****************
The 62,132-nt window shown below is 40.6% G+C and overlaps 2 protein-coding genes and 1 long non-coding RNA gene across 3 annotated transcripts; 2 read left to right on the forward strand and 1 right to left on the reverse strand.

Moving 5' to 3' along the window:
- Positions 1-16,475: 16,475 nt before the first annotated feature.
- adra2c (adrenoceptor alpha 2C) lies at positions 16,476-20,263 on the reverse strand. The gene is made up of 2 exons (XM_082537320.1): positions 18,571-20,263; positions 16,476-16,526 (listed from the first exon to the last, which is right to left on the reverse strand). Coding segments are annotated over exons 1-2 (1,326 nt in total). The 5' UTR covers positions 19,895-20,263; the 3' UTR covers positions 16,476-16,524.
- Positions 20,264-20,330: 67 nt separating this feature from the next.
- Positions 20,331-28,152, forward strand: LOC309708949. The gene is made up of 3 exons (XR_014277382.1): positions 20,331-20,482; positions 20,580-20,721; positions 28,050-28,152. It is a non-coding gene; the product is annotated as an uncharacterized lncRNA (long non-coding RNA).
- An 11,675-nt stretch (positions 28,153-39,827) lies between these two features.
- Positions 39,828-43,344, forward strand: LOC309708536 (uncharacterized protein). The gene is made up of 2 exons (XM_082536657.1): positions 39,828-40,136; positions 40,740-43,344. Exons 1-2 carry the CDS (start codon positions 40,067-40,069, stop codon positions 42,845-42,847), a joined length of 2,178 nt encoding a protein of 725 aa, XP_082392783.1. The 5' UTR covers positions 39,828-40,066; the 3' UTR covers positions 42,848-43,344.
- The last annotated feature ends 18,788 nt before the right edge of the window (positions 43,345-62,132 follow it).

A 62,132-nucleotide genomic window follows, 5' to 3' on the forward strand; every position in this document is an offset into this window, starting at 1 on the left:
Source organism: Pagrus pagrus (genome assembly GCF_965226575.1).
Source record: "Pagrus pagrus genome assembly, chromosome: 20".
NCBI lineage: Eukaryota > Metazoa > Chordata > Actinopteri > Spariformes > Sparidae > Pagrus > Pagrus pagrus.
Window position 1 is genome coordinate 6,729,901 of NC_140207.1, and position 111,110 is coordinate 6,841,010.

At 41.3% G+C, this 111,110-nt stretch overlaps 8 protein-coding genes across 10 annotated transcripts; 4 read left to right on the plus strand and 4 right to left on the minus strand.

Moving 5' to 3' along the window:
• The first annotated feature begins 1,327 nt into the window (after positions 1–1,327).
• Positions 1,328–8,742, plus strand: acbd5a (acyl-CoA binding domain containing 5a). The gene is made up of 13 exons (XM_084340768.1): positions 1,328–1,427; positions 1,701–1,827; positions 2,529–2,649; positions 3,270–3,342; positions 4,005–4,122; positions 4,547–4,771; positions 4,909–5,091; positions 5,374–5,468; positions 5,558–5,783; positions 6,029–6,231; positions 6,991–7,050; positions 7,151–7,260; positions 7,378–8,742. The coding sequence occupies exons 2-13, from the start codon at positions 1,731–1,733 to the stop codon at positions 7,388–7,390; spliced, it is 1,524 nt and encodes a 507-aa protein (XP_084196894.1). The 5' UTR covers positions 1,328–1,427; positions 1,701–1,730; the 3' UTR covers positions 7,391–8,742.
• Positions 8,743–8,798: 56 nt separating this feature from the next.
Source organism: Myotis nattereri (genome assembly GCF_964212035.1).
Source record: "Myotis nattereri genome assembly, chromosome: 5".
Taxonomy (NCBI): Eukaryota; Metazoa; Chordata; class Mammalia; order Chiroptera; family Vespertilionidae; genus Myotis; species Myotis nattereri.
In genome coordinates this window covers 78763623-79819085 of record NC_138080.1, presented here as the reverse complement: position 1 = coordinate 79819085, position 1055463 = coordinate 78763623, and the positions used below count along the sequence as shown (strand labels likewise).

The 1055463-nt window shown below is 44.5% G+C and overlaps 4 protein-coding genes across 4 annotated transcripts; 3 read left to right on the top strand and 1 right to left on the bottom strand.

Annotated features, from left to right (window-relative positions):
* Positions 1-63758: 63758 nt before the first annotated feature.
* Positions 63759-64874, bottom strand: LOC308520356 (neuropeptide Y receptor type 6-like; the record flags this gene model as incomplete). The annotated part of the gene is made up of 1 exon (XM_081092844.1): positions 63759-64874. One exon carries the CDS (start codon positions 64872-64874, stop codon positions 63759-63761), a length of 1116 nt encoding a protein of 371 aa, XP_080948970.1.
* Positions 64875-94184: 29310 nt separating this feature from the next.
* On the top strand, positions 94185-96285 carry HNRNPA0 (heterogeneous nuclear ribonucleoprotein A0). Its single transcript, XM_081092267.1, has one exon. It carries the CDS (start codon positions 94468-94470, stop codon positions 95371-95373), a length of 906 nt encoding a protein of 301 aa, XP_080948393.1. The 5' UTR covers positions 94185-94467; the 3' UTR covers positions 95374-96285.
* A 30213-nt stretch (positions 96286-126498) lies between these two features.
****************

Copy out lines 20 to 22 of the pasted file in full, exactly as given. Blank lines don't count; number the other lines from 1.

Source organism: Myotis nattereri (genome assembly GCF_964212035.1).
Source record: "Myotis nattereri genome assembly, chromosome: 5".
Taxonomy (NCBI): Eukaryota; Metazoa; Chordata; class Mammalia; order Chiroptera; family Vespertilionidae; genus Myotis; species Myotis nattereri.